Michael Mayer says Notre Dame offense is in good hands with Gerad Parker
Former Notre Dame tight end Michael Mayer only worked with Gerad Parker for one season, but the projected NFL first-round draft pick credits the newly promoted Irish offensive coordinator with helping him master the details that led to a consensus All-America selection.
“Great guy,” Mayer told reporters Friday morning at the NFL Scouting Combine in Indianapolis. “Knows a ton about the game of football. It was really cool for me to be able to spend one year with him and have a little bit of success and for him to have success to be able to go be an OC.”
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Mayer spent his first two college seasons with former NFL assistant John McNulty as his position coach. When McNulty left 13 months ago to become Boston College’s offensive coordinator, Parker was brought in from West Virginia after two seasons as the pseudo co-OC for the Mountaineers.
Mayer, who starred at Covington (Ky.) Catholic near Cincinnati, and Parker, a Louisa, Ky., native who played wideout at Kentucky, had a natural connection through the Commonwealth.
“Both Kentucky boys,” Mayer said. “It was easy to get along with coach Parker.”
Mayer appreciated the way Parker pushed him to improve in all areas of his game, including blocking.
“The first thing he did was call me right when he got hired,” Mayer said. “He wasn’t even on campus yet. Called me right away and said, ‘Look, we’re going to do some special things this year. I already have some things in my mind I know we can do.’ “
Even though Parker had only coached tight ends for two seasons, 2013-14 at Purdue, he quickly became a trusted resource for Mayer.
“The first day he got on campus, we went and met,” Mayer said. “It’s not always about football for him. It’s always, ‘How’s life? How was your day?’ Things like that. It doesn’t always have to be football. … He builds a connection like that. He really cares what’s going on in your personal life too. That’s very important for a coach.”
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In his first seasons at Notre Dame, Mayer posted run-blocking grades of 71.3 and 64.7, according to Pro Football Focus. Through his first 24 games, he managed a grade of 80 or better just three times: South Florida and Clemson in 2020 and USC in 2021.
Under Parker’s direction last year, Mayer finished with a cumulative 82.1 run-blocking grade and scored 80 or better in three of his final five games.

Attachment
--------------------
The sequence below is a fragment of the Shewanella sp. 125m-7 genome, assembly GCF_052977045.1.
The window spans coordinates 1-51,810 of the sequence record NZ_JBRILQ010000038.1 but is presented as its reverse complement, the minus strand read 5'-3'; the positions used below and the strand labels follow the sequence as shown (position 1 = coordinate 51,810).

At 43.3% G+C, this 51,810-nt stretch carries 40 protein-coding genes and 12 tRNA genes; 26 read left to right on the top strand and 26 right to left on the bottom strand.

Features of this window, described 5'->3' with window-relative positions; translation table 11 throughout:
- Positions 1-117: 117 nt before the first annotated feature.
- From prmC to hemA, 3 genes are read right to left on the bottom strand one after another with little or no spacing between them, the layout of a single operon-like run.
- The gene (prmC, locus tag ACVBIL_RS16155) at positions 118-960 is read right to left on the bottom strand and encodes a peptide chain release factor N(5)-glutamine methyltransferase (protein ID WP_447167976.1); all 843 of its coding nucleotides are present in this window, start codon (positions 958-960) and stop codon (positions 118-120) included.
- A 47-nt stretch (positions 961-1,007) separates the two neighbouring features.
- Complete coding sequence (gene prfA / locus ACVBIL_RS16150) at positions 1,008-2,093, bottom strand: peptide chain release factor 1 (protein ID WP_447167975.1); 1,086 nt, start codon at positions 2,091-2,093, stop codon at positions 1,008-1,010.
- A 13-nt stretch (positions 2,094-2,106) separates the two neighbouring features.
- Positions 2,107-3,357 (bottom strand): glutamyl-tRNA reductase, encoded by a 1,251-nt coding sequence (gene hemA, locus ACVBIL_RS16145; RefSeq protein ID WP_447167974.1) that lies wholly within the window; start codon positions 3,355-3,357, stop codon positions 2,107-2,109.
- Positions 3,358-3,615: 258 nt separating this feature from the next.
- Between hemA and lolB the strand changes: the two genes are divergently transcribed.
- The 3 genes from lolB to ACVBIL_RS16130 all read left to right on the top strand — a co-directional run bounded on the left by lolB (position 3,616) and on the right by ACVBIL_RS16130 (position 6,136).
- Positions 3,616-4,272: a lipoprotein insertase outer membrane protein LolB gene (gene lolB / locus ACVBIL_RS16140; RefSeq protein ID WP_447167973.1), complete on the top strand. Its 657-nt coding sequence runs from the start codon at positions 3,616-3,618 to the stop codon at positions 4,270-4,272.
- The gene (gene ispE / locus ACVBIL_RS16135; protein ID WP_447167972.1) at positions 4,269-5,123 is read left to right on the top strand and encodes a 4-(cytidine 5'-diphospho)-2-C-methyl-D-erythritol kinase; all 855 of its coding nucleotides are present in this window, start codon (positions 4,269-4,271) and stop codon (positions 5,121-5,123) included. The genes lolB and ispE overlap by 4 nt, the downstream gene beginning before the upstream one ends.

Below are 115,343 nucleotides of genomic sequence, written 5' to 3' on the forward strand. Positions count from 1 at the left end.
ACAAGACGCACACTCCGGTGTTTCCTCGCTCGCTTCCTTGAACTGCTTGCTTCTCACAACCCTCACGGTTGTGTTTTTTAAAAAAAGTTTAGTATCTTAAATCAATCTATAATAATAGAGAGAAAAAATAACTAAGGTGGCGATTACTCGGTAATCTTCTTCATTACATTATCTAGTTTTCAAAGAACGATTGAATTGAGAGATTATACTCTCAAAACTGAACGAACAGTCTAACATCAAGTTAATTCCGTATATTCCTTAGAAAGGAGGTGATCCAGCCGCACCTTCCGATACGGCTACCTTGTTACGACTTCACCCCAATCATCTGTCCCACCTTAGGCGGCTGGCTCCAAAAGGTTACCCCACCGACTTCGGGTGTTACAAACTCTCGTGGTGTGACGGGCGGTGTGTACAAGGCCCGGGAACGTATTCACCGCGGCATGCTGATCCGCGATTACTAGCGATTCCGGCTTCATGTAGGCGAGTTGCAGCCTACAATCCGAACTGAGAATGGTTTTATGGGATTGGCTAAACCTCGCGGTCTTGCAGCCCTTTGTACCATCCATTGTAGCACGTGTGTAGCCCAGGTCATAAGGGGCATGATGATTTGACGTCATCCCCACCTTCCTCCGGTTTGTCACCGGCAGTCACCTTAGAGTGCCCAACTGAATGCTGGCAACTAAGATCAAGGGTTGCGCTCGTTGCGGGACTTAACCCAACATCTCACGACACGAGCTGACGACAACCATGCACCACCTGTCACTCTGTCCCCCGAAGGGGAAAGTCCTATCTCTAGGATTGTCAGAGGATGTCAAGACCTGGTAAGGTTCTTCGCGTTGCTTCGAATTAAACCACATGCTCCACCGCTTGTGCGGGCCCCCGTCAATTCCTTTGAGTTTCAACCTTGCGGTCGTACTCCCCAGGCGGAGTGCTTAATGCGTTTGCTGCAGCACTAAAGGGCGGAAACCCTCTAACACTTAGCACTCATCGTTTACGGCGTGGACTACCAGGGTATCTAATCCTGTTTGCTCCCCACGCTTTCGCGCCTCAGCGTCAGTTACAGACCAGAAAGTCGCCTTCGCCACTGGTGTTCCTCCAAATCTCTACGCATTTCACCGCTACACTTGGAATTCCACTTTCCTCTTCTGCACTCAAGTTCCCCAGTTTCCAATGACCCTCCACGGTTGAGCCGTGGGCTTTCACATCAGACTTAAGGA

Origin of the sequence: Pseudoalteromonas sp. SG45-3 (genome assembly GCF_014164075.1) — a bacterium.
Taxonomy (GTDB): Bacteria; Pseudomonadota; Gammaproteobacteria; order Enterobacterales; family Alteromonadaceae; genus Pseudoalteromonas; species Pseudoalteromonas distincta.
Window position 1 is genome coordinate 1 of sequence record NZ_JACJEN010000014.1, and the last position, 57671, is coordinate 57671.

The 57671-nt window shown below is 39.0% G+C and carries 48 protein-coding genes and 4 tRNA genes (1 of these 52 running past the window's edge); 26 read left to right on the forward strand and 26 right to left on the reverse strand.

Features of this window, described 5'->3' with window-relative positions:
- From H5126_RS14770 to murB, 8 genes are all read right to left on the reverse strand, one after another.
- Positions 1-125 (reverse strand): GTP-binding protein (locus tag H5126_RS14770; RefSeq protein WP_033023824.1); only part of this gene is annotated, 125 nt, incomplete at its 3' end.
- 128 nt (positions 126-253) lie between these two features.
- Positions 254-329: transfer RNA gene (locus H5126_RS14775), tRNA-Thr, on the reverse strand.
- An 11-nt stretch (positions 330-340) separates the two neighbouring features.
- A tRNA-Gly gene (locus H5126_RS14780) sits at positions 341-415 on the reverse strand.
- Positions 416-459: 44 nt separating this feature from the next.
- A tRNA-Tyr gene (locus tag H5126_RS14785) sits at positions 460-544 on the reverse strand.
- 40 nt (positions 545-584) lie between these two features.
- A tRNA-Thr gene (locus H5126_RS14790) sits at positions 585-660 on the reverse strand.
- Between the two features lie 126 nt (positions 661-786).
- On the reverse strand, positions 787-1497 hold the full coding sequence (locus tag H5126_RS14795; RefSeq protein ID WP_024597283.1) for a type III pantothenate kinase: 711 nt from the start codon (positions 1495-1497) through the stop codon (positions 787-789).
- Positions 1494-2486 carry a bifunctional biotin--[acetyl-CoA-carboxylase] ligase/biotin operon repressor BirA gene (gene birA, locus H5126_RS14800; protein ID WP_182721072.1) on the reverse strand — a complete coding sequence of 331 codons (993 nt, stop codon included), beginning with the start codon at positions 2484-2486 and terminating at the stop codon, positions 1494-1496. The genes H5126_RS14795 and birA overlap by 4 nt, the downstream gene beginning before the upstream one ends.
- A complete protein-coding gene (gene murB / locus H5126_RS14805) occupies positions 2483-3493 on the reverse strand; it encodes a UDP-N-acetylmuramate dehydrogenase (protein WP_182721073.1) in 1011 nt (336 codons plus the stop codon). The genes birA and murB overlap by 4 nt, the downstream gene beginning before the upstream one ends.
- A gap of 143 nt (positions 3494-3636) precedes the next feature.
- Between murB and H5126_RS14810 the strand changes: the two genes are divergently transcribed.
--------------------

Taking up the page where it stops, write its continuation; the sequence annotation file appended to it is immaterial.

“It was details,” Mayer said. “It was coming in and really focusing on, ‘Look, your foot should be going here. Your hands should be going here.’ Instead of just saying, ‘Yeah, you got in front of the guy. You blocked him.’ "
The same step-by-step approach helped Mayer improve his route precision and releases off the line.
“It was about what do you need to fix in terms of the detail world in your routes,” Mayer said. “It was, ‘Look, you need to go two more steps here because you have to go 3 or 4 more yards. You can’t cut that short. If you cut that short, the defender is going to pick it. He’s going to get a hand on it.’ We’ve really been focusing on details in the tight end room this past year.”
At 6-foot-5 and 265 pounds, Mayer’s confidence as a blocker has skyrocketed.
“I can block anybody you need me to block,” he said.
Brandon Joseph's 'mental hump'
Former Irish safety Brandon Joseph, projected as a Day 2 draft pick, pronounced himself healthy after a high-ankle sprain caused him to miss all but one of the final four games last season.
Joseph, who was injured in the first half against Clemson on Nov. 5, played just 37 snaps in the loss at USC in the regular-season finale. Also the team’s primary punt returner, Joseph tried to make it back for the Gator Bowl but was unable to suit up.
“I had never missed a game in my career up to that point,” he said. “It was the first time I had to go through that experience sitting on the sideline through practice and games. To get over that mental hump and see how it is to sit out and eventually come back, it’s something that will make me stronger in the long run.”
After totaling nine interceptions in the previous two seasons at Northwestern, Joseph managed only one — a pick-six on the first play from scrimmage at Syracuse on Oct. 26 — after transferring to Notre Dame. Technically, he had two seasons of eligibility remaining when he entered his name in the NFL Draft.
“I knew I was ready now,” he said.
Isaiah Foskey tests well
Isaiah Foskey set the bar high this week when asked what he hoped to display at this Thursday combine workout.
“Just showcase that I’m one of the fastest defensive ends for my size,” Notre Dame’s career sacks leader told reporters. “I’m one of the most athletic guys. I can jump the highest, broad jump the farthest. Anything that you guys test me with, I’m pretty much going to be the top prospect for it.”
At 6-foot-5 and 264 pounds, Foskey was clocked at 4.58 seconds in the 40-yard dash, ninth-fastest among edge players. The potential late first-round pick also impressed with a broad jump of 10 feet, 5 inches, which ranked seventh at his position group.
Foskey’s 34-inch vertical jump placed 11th out of 31 edge players. In the bench press, Foskey’s 22 repetitions of 225 pounds tied for 15th out of 25 edge players to participate.
“I ran track back in the day (at De La Salle in Concord, Calif.),” Foskey said, “so all of it’s pretty much just coming back to me.”
Follow Notre Dame football writer Mike Berardino on Twitter @MikeBerardino.